I think what I meant by that is that I sort of mined myself for the stuff about going away and coming back. The way Carla disappears and then comes back. That thing where you have a story to tell and it’s about say, lunch, and you think, ‘Oh, I had breakfast once. I wonder if lunch is a bit like breakfast but at midday?’ Yeah, so there is a lot of personal experience in there but in someone else’s clothes.
What’s the funniest thing that has ever happened to you?
I love slapstick. One time I was standing in front of a room of people – I was working at a hairdressing school, teaching a class about perming I think and I had to finish the class by telling the class that I was leaving. I began this very heartfelt, sensitive talk about how I was leaving and someone else would be teaching them. I was laying it on thick because I thought there was no way they could carry on without me. Then I ended the talk, I looked around an imagined there were even some tears in the room. Then I walked forward and my skirt fell off.
What’s next in the world of Pip Adam?
I’ve started a new thing, which I am finding really hard. The whole 15 minutes a day thing is proving really hard with this one. So I am so incredibly grateful for this award and to the Acorn Foundation. I am trying to remind myself that not knowing whether I can write this is a good place to be. That writing into the dark is the only way I can do it. Hopefully, this is correct.
What will you spend your Ockham Award winnings on?
I was talking to Danyl Mclauchlan yesterday, saying to him how I’m scared I’ll spend the whole lot on books (I’ve bought so many books since Tuesday) and he suggested talking to someone, like someone who knows money, about what to do with it. Which seems like genius. I have this quiet dream that I can somehow make the podcast more sustainable. I have so much trouble getting episodes done on a regular basis and I hope some of the money can help that. I love the podcast so much. I love that ‘work’ the best.
How did you celebrate your Ockham Award win?
I had such a nice night with the VUP posse. There was a really nice event after the ceremony and I got to chat with heaps of people. Everyone went off after but I went home and ate some potato chips.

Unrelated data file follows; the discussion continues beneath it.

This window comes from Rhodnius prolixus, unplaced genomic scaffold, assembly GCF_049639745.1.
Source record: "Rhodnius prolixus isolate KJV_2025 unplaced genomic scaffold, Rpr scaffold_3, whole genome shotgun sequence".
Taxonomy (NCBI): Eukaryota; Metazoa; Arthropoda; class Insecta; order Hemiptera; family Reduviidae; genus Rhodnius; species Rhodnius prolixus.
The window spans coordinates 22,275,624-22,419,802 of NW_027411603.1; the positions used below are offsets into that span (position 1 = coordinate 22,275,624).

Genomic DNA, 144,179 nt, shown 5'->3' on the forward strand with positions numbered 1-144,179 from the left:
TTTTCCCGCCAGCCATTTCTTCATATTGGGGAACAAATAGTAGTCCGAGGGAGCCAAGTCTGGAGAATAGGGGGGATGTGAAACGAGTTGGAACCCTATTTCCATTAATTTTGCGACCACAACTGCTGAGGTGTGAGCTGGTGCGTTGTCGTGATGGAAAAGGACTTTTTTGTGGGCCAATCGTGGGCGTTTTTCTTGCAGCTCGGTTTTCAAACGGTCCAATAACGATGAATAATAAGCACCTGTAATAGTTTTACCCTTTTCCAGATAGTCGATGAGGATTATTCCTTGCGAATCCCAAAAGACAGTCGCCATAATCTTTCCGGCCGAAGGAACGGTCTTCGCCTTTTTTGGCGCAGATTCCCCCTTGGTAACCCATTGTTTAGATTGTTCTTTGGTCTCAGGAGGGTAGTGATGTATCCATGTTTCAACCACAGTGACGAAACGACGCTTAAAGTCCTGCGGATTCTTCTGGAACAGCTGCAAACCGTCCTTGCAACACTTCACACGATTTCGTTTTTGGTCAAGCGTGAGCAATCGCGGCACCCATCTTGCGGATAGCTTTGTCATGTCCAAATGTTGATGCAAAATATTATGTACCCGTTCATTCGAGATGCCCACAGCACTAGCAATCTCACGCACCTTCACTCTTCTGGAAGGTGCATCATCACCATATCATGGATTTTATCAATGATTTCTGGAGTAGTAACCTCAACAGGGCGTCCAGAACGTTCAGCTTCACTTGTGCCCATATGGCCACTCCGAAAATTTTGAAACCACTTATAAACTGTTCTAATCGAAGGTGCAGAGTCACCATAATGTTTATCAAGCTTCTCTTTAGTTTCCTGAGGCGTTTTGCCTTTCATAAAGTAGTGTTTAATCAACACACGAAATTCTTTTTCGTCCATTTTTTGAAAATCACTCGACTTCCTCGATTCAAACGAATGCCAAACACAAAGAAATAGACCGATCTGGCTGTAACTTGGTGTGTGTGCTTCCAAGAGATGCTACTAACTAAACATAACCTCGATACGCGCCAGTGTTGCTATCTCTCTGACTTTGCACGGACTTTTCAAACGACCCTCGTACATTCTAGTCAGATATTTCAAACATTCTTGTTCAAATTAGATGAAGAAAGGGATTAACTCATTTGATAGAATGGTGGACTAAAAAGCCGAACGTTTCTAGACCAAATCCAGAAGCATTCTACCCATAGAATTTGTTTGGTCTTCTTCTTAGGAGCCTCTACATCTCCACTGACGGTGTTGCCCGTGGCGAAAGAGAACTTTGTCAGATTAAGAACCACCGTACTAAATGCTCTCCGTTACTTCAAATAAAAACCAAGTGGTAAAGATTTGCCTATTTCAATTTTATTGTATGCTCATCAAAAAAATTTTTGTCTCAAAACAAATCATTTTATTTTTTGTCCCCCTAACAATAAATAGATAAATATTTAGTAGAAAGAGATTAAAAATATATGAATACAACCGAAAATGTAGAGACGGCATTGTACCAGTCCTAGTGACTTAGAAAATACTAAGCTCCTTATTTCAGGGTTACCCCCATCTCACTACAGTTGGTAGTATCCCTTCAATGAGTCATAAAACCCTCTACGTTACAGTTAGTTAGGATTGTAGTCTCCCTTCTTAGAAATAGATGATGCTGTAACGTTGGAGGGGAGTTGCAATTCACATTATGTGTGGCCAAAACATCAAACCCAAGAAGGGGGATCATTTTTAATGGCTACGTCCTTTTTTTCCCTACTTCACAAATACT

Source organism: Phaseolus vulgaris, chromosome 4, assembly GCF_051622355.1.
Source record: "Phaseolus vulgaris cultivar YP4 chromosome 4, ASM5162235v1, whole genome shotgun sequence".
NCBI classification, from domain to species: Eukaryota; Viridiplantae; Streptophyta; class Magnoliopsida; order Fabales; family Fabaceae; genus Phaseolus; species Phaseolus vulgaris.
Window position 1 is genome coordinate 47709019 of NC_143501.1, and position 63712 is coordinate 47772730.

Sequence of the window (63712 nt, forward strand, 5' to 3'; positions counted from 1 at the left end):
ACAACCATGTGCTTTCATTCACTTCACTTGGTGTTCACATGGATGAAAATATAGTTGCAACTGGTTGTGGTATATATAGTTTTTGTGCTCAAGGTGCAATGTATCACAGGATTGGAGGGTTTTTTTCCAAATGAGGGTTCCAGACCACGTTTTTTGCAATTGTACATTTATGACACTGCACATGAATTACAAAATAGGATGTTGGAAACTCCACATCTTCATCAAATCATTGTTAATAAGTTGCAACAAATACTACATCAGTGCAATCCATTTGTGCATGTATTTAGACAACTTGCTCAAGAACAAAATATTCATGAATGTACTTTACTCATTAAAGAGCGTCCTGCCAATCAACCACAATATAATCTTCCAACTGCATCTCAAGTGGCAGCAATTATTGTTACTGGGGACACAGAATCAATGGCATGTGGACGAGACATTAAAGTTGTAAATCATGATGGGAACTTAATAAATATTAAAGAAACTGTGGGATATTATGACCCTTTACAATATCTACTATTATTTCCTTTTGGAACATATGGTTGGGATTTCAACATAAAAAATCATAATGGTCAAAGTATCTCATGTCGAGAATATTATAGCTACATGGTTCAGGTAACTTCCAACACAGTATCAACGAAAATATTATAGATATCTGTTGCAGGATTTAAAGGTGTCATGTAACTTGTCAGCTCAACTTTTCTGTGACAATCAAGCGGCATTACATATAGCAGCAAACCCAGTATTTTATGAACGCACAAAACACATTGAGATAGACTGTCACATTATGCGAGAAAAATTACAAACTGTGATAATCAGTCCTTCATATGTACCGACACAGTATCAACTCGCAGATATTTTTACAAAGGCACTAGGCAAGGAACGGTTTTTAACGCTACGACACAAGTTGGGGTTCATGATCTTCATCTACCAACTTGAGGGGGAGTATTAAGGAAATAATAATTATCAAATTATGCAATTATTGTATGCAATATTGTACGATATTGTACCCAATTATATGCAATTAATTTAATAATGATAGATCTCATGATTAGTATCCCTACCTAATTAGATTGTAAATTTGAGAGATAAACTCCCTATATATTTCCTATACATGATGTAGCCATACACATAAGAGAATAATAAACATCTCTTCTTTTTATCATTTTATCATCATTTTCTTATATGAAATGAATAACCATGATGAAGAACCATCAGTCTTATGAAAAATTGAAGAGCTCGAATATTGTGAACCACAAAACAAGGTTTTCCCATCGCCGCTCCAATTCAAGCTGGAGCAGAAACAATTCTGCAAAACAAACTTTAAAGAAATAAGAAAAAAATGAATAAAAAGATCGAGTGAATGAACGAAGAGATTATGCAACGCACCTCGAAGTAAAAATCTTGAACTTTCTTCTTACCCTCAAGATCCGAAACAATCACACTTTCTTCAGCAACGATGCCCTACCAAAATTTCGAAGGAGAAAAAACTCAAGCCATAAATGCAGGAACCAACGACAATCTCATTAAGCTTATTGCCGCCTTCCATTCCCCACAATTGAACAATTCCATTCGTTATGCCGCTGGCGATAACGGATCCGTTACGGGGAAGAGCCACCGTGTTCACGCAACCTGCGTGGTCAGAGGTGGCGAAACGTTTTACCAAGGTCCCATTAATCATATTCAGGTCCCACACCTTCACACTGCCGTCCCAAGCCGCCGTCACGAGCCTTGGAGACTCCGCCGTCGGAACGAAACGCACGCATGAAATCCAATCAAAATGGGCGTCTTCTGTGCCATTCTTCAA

What’s the most un/glamorous part of being a writer?
One of the funniest things for me when I was writing The New Animals was, I was often writing about beautiful clothes and beautiful people while sitting in my damp house in Wellington, in my sweats and slippers, with no make-up on and shambles hair while I shared a sandwich with my dog. I spent a lot of time going to shops in Auckland and I always felt like a schlub but the people who worked there were always nice.
SPOILER ALERT: Why did you give a minor character a major narrative at the end of the book?
It has been so interesting not talking about that part of the book. A friend and I were joking the other day about how people must be thinking, ‘This just sounds like a book about a day in the life of some people.’ It’s been interesting for me too because I’ve been talking a bit about the start of the book and I feel like through being asked about it and talking about it I’ve got to know that start of the book quite well. But, yeah, you asking this questions makes me realise, I really don’t fully ‘understand’ that part of the book. I used to often come to Damien, during my MA and PhD, and say, ‘I don’t know where this story is going, should I write a plan, try and work it out?’ And in my memory, he would say, ‘There’s no way out but through. The only way to figure it out is to write it out.’ And that is how I have always done it. Every idea is equal (equally bad or good) but in the writing I find what it wants to be and that is why that happens in the end. I was writing and writing and writing and one day, that’s where it went.
Feature image of Pip Adam by Victoria Birkinshaw, on The Pantograph Punch.